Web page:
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Feb. 15 - 22, 2001

[Music Reviews]

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** Robert Scott


(Thirsty Ear)

There isn't a track on Best known for his work with seminal New Zealand underground bands the Bats and the Clean -- and, most recently, for making jangle-psych with the Magick Heads -- Robert Scott takes an unusual turn on his first solo album, the intimate, cozily recorded The Creeping Unknown.. Rather than sum up two decades of music-making with undiscovered gems, Scott has crafted a thematic sketchbook, a series of environmental portraits in which he explores, through sound and texture, his South Island environs. Thus we have "Creek County," a plucked ditty on the mandolin, and the warped sounds of a mellotron, reminiscent of whale calls, in the haunting "Footbridge." In between these burbling, mostly instrumental tracks, Scott allows a few of the sort of jaunty but slightly melancholy melodies that have earned his reputation: "Fog and Wind," on which he's joined by Clean-mate David Kilgour, and "When Shade Was Made" are both filled in with more traditional guitar and drum arrangements, making them sound more like finished pieces than studies. A languorous and lovingly rendered exercise, The Creeping Unknown should sate Scott's fans until his next full-band outing, but it's not the clearest window into his many talents.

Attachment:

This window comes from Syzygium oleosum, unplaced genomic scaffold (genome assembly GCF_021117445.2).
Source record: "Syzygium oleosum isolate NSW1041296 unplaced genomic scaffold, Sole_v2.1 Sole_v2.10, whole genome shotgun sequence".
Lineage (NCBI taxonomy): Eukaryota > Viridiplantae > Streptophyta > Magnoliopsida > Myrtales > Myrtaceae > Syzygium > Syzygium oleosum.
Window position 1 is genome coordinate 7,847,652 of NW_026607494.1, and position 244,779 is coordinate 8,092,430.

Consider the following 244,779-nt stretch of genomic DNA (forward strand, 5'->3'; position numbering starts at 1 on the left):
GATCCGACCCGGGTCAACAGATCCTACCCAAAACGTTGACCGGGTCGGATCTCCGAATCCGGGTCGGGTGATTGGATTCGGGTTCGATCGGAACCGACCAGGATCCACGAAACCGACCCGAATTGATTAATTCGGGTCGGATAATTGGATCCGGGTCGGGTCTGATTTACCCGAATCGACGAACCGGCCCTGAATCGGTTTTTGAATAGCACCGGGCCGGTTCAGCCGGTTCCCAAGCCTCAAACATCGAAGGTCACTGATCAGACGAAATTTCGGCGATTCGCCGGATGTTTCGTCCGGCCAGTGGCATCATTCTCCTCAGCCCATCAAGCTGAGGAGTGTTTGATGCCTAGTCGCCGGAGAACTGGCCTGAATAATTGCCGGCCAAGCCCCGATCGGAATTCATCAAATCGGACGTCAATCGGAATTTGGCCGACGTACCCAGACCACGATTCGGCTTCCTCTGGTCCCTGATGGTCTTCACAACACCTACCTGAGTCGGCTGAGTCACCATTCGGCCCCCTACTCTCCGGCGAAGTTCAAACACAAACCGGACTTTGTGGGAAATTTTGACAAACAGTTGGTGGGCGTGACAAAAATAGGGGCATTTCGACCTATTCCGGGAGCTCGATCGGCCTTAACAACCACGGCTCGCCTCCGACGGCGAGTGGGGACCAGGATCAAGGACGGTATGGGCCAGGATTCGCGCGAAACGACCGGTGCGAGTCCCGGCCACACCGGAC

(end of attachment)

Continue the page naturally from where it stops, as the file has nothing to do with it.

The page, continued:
Lydia Vanderloo

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